While serving this role, the entire country began to see the ugly face of homophobia, bullying and suicide surface with the September Kids in 2010. I could not sit by and watch our community wait for others to take the lead again. I organized an emergency call to action and town hall discussion for psychologists, graduate students, religious leaders, and community organizers. I took the talking points from the evening and organized a full-day symposium on anti-gay bullying, homophobia, and suicide among the gay youth population, and created the LGBTQ Youth Taskforce to begin a grassroots initiative to make the journey from the schoolyard to home safer for gay youth.

Teaching and leading by example

I moved to Tampa, Florida in 2011 to begin teaching as a core faculty member at the Florida School of Professional Psychology at Argosy University.  I am proud of our accredited program because we keep it relatively small, with great student-faculty ratios for all courses.  I am able to mentor students, get involved with extracurricular research projects with my students, and share my passion for advocacy. My students and colleagues know that I will do all I can to recruit others in supporting advocacy. I convinced a group of students to do the Smart Ride from Miami to Key West last November, and we are doing it again this year.  I ride for those I have lost to HIV/AIDS, for those who are still very much living the reality of HIV/AIDS, and to prevent some from having to live with HIV/AIDS. I aim to lead by example and wholeheartedly believe all psychologists should.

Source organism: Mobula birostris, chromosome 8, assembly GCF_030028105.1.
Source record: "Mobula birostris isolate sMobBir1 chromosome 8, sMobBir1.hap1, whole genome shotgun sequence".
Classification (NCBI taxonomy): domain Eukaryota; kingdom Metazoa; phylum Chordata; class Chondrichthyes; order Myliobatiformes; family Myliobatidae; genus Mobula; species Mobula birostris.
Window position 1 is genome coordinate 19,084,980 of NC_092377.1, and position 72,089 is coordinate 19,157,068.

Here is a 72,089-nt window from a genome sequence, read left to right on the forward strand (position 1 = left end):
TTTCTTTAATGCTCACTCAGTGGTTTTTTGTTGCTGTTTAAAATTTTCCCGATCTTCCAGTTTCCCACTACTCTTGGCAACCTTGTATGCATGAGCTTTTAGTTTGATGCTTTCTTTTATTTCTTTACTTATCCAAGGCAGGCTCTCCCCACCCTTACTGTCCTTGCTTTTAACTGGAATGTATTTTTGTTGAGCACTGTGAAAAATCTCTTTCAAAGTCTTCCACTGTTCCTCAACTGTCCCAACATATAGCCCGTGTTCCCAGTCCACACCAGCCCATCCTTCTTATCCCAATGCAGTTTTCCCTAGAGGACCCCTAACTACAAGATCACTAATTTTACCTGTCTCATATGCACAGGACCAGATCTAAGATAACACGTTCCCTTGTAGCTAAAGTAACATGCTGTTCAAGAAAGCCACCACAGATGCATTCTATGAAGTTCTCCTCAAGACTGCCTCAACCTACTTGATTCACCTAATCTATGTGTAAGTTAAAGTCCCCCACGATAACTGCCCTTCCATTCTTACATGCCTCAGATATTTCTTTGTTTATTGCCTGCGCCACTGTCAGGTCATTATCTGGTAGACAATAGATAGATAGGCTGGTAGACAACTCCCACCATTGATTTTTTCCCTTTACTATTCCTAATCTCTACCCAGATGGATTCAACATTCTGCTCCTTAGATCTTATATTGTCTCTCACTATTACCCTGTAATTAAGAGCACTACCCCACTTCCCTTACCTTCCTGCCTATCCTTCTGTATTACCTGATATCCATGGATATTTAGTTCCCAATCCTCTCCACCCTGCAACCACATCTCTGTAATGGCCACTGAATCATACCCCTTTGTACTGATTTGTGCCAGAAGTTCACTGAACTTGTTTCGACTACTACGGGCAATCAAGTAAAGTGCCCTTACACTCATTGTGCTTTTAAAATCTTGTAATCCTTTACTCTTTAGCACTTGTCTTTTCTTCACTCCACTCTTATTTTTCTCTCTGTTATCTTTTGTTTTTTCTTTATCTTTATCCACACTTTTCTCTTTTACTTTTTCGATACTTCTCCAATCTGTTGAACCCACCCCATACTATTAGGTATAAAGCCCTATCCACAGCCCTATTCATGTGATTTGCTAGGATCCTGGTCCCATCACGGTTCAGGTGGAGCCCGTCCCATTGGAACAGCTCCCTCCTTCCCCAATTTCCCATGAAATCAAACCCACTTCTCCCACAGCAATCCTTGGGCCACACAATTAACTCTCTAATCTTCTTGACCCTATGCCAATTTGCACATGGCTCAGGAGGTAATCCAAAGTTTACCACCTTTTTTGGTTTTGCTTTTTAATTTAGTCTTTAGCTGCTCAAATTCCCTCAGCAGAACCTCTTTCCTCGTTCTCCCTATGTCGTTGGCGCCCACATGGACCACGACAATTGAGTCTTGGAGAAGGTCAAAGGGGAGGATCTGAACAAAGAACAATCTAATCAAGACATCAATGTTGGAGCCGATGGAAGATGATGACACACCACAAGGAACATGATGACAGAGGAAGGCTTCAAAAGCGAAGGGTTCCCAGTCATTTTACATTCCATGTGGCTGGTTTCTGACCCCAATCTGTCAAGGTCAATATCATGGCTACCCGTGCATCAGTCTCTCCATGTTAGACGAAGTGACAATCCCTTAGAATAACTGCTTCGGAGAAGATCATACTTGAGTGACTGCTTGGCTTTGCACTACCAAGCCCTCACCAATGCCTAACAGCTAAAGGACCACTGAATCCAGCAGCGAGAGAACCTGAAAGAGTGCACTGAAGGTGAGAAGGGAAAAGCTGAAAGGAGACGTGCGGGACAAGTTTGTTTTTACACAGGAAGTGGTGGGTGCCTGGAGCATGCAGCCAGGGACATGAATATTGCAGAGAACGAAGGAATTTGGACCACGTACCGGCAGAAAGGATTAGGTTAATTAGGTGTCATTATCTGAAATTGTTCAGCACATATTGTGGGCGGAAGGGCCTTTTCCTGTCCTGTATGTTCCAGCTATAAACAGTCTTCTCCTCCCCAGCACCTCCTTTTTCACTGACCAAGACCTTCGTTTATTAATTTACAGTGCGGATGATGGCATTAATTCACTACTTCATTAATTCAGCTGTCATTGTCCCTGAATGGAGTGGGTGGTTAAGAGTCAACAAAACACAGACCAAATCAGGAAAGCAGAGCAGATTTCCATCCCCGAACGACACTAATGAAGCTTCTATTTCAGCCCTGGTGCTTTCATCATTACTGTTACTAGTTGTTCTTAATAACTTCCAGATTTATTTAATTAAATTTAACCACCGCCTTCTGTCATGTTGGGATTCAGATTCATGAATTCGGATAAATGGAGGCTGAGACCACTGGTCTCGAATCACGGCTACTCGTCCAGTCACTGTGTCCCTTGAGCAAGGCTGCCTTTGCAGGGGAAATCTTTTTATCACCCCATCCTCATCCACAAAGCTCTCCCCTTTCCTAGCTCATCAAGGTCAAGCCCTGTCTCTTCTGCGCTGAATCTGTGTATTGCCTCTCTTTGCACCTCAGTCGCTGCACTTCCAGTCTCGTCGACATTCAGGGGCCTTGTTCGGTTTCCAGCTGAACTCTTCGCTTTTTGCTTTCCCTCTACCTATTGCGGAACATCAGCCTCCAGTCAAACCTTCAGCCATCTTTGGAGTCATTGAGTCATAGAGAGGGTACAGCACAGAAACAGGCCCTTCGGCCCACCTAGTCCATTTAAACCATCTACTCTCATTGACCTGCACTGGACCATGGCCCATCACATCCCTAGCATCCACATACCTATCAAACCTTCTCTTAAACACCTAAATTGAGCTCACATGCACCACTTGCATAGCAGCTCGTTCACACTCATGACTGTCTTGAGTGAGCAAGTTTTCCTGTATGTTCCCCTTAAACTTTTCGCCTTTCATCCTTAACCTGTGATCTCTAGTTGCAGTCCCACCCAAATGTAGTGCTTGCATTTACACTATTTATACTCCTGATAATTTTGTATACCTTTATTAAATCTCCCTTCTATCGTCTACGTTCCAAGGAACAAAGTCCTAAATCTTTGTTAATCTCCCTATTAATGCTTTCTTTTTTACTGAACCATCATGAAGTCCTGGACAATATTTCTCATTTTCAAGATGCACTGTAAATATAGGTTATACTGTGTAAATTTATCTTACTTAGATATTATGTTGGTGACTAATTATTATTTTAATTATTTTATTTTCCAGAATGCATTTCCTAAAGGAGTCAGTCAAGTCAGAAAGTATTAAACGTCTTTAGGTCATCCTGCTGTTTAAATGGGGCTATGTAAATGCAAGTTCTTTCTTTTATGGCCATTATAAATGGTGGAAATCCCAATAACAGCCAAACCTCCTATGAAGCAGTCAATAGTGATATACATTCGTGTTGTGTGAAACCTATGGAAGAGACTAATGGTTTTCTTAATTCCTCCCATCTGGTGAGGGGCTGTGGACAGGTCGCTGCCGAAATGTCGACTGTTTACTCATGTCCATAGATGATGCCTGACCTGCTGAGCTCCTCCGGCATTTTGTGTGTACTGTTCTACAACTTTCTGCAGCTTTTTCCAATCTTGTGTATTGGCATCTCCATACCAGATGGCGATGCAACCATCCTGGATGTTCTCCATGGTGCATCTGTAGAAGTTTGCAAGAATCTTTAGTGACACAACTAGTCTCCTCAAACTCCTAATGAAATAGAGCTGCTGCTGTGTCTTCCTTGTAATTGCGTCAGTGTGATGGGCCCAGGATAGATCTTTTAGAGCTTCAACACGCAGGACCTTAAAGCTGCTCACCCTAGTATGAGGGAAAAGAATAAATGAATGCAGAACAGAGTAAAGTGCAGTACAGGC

We can do so much more than just provide psychotherapy and assessment services. Graduate students have the world ahead of them to create their own path in our field. There is a look I see in my students’ eyes, one that truly warms my heart, when they connect the importance of advocacy and the opportunities it affords us as clinicians.  I see in them a sudden desire to ‘do’ or be a catalyst for social and systemic change.

Graduate students have the world ahead of them to create their own path. There is a look I see in my students’ eyes when they connect the importance of advocacy and the opportunities it affords us as clinicians.

I am terrified when I occasionally encounter ignorance and intolerance among psychologists — especially their lack of awareness regarding diversity and its pervasive impact on clients they see in practice. Sometimes we have to make easy choices, but many times we have to make difficult choices in our profession.  For me, sitting silently by and watching opportunities to affect broken systems disappear is not an option.